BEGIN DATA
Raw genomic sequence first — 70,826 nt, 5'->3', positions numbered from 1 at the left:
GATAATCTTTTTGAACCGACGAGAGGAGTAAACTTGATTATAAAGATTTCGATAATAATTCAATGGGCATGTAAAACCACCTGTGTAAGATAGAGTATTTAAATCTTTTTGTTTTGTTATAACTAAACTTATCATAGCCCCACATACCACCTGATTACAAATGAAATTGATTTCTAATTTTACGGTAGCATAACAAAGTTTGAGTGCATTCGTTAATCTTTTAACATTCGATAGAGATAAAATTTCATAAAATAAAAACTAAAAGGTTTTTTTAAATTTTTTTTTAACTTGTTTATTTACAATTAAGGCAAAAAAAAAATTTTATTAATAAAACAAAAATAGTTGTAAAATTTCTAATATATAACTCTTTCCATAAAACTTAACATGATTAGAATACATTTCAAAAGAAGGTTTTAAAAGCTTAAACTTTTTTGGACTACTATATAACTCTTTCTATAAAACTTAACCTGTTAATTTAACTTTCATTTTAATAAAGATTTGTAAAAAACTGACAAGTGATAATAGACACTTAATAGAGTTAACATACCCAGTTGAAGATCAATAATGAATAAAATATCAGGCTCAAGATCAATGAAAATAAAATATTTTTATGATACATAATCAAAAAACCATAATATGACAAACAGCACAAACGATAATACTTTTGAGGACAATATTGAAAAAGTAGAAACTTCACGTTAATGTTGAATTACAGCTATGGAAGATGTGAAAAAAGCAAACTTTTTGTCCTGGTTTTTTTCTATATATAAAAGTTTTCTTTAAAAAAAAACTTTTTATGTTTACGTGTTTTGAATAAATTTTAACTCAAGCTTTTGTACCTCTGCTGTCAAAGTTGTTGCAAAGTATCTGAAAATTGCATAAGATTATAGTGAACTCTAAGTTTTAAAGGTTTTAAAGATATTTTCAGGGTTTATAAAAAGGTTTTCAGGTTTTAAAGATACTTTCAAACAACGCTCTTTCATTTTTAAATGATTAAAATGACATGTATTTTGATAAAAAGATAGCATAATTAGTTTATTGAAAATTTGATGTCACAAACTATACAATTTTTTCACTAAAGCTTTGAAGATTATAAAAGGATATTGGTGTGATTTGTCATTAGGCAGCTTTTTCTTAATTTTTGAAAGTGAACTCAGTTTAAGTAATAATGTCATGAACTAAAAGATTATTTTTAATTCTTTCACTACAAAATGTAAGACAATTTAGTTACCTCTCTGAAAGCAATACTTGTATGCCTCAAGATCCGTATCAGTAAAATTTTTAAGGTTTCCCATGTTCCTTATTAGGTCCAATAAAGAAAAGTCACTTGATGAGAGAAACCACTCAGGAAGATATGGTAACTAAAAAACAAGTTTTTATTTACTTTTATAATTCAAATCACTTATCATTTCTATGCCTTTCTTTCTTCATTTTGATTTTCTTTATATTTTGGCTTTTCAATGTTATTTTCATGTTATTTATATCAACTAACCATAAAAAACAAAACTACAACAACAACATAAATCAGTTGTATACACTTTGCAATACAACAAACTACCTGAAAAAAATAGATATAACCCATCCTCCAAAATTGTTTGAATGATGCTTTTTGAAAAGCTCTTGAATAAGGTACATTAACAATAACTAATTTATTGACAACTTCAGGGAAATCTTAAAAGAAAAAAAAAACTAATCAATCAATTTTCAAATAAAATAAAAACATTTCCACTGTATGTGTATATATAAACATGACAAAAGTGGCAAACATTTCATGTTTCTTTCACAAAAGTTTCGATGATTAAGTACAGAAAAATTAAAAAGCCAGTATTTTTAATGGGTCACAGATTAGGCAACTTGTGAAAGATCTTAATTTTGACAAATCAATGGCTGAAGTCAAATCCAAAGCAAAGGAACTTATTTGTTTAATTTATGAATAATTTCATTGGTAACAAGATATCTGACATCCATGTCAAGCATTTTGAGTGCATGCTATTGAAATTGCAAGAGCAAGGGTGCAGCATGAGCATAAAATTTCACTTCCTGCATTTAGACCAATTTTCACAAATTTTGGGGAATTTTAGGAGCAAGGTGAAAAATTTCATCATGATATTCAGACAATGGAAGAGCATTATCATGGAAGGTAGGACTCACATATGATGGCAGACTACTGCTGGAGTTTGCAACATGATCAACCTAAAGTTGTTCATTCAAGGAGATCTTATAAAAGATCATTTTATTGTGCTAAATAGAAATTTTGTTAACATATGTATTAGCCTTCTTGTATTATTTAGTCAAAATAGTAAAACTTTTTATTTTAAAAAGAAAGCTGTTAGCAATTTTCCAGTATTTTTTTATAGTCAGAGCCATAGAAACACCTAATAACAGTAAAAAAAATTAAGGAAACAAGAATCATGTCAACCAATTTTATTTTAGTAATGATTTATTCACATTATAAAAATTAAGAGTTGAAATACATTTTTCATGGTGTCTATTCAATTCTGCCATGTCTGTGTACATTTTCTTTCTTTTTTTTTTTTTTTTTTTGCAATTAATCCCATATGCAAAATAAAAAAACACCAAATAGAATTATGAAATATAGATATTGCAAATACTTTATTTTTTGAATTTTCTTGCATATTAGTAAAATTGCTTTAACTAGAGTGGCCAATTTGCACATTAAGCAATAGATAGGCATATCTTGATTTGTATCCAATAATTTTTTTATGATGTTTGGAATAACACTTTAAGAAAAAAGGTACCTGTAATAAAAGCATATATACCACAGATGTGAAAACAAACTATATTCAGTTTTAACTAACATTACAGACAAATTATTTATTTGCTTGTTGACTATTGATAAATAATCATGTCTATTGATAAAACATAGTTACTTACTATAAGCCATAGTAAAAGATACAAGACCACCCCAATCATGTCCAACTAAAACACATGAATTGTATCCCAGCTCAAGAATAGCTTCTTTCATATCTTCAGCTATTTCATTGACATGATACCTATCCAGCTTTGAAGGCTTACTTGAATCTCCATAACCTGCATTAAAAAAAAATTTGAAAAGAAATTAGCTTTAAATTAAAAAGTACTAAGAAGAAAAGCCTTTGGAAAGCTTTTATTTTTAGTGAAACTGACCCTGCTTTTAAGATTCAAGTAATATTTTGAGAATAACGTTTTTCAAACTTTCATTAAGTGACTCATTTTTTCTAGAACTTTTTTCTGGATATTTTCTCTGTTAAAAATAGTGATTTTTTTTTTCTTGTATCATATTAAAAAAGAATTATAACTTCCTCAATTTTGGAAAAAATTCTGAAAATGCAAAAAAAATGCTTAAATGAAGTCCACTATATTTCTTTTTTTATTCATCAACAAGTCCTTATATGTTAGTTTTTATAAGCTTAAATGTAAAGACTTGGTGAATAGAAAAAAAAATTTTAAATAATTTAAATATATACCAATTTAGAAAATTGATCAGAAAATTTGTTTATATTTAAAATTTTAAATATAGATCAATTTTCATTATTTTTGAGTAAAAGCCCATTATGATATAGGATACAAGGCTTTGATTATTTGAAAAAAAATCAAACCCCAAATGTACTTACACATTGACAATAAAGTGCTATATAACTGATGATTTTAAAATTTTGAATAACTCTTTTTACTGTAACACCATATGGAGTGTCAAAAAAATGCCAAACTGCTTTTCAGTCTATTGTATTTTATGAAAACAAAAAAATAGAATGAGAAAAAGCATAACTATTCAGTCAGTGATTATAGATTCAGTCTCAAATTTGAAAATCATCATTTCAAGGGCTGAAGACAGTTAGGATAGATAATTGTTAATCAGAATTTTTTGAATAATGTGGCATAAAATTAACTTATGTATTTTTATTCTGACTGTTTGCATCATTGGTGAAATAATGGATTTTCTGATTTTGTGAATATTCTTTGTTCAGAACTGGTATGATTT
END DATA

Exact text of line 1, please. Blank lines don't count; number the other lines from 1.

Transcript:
Raw genomic sequence first — 70,826 nt, 5'->3', positions numbered from 1 at the left: